Less Economic Growth & More Taxes Without Congressional Action

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“In 602 days, most of the 2017 Tax Cuts and Jobs Act (TCJA) will expire if Congress does not act. That will mean a tax increase for just about every U.S. taxpayer. It will also mean less economic growth.”

This is how the Tax Foundation’s May 8, 2024 Insider Update began. It is a clear reminder that how we will be taxed in 2026 onward is still an uncertainty.

In the newsletter, the Tax Foundation was featuring its new article “Options for Navigating the 2025 Tax Cuts and Jobs Act Expirations .” It is a fascinating read for those who want to do a deep dive into the facts.

For those who don’t have the time, this section alone makes an interesting summary. The six co-authors write (emphasis added):

As lawmakers face the challenge posed by the upcoming expirations, they should be guided by the principles of sound tax policy: simplicity, neutrality, transparency, and stability. Weighing how each provision affects individuals’ tax burdens, federal revenue, the complexity of today’s income tax system, and, most importantly, the effects of taxes on economic growth, will help prioritize which provisions should be permanent and how they should be funded.

One looming threat is that Congress will offset the cost of extending the individual tax cuts by hiking economically harmful taxes elsewhere. Several proposals have already surfaced suggesting higher taxes on corporations, investment, work, and saving to pay for continuing the TCJA’s lower taxes for individuals. Elsewhere, higher tariffs (taxes on U.S. purchases from foreign businesses) have been proposed to offset the cost of individual tax cuts. While such proposals may offset the fiscal cost of TCJA extensions, they would worsen incentives for productive activity in the United States and impose significant economic costs on the same taxpayers they purport to help. The expirations in 2025 should not be used to further riddle the tax code with distortions, redistributions, and economically harmful provisions to pay for tax breaks for some at the expense of economic growth for all.

Instead, lawmakers should use the opportunity in 2025 to further simplify and improve the tax code. Broadening the individual income tax base and ensuring permanence for better cost recovery provisions and lower tax rates would make the system more pro-growth without significantly reducing federal revenues or harming incentives to work and invest.

Ideally, tax reform would reach farther than the TCJA provisions alone. Tax Foundation has outlined several options for fundamental reform, including moving to a flat individual income tax paired with a distributed profits tax , as other nations have successfully implemented, as well as moving to a consumption-based business profits and household compensation tax. Such reforms would go beyond the TCJA’s changes to the income tax system and move instead toward a consumption tax system. However, short of the consumption tax reform ideal, policymakers should avoid economically counterproductive tax hikes on business, trade, and investment to offset the cost of individual tax cuts. We illustrate two better options that primarily rely on base broadeners to pay for TCJA-like extensions.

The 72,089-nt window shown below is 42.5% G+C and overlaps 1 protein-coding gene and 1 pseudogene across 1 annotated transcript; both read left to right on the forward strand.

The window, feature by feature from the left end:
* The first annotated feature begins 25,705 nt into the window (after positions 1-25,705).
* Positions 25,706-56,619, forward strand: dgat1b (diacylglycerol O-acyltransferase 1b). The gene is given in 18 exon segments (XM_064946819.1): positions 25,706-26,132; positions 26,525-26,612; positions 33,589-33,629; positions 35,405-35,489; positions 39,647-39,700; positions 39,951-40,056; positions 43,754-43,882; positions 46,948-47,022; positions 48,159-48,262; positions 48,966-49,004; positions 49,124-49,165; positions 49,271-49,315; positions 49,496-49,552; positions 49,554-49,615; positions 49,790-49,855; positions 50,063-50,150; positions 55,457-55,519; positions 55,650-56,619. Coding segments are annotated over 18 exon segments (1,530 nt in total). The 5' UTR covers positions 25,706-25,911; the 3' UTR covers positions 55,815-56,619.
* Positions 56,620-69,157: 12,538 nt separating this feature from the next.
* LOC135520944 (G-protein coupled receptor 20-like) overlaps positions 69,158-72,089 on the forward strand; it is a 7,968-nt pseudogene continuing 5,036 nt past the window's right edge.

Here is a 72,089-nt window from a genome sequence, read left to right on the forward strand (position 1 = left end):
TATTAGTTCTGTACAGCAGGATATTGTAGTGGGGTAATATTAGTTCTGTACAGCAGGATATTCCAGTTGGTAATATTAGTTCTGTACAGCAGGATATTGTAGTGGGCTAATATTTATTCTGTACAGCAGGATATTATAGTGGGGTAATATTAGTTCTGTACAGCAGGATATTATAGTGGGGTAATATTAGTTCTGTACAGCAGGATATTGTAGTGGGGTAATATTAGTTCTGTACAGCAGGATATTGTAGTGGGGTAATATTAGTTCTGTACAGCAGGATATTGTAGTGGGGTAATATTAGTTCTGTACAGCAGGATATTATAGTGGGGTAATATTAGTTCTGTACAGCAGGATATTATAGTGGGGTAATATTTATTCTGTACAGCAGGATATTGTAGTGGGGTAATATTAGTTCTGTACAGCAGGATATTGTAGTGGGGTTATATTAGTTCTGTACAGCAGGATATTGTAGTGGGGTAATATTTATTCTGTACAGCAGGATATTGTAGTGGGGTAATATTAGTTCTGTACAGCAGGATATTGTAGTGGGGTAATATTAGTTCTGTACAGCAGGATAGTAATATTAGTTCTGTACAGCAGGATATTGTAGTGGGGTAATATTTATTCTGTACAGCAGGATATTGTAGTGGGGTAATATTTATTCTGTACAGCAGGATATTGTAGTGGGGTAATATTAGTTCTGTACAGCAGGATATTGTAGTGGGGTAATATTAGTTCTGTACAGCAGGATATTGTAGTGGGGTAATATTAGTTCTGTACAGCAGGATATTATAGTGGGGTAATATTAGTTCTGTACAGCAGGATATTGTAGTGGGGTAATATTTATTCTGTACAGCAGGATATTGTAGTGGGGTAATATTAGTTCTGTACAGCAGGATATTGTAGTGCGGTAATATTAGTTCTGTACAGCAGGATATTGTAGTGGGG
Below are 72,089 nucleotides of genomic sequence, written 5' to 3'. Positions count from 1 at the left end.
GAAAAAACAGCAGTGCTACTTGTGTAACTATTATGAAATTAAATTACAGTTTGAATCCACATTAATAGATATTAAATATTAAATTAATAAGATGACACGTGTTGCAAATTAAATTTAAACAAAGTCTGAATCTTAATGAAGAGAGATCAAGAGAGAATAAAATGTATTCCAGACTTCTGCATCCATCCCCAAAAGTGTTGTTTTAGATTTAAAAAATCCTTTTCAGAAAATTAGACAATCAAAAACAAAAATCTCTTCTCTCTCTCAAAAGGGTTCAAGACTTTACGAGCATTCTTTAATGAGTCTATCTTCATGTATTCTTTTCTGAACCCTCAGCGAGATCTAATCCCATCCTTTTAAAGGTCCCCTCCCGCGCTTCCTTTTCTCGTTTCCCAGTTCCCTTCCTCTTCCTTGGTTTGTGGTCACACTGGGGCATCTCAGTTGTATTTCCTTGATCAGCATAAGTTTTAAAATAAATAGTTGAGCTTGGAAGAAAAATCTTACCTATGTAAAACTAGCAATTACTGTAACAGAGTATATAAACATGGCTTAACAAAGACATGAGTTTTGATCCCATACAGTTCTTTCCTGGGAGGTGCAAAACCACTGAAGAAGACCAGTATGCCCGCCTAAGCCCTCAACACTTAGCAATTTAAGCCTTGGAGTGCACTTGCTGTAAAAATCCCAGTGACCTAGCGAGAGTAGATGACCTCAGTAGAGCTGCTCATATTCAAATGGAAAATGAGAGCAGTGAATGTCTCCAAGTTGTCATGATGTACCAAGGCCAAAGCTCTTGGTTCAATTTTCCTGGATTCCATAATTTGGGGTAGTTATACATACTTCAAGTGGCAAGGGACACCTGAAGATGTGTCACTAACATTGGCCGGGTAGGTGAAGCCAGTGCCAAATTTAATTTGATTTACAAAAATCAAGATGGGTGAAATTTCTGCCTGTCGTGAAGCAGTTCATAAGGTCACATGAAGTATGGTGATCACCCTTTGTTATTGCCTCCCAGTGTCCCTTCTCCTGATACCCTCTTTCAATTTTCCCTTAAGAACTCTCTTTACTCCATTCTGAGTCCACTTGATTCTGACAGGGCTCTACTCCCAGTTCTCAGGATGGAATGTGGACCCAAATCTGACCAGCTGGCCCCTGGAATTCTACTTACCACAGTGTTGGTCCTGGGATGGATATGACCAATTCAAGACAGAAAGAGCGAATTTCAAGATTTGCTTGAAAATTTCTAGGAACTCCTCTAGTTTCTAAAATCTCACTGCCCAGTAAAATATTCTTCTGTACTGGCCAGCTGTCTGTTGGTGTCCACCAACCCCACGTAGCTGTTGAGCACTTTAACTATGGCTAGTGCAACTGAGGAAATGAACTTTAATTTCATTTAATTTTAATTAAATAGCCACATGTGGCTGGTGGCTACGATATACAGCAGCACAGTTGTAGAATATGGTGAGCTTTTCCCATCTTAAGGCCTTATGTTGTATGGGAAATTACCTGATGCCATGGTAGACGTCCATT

The system of taxation is one of the issues which affects us directly. Alas, there is only one thing we can do to help dictate which kind of tax system we face and that is vote. Our vote this year will help to determine what tax future we will have, and the congressional elections will matter greatly.

While there doesn’t seem to exist a central place to review congressional candidate proposals, the Tax Foundation has created a summary of each 2024 presidential candidate’s tax policy on their 2024 Presidential Tax Plans page. I have my fingers crossed that we’ll get a candidate with a clever proposal, but I’m not holding my breath.

Photo by Jessica Ruscello on Unsplash. Image has been cropped.

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Chief Operating Officer, CFP®, APMA®

Megan Russell has worked with Marotta Wealth Management most of her life. She loves to find ways to make the complexities of financial planning accessible to everyone. She is the author of over 800 financial articles and is known for her expertise on tax planning.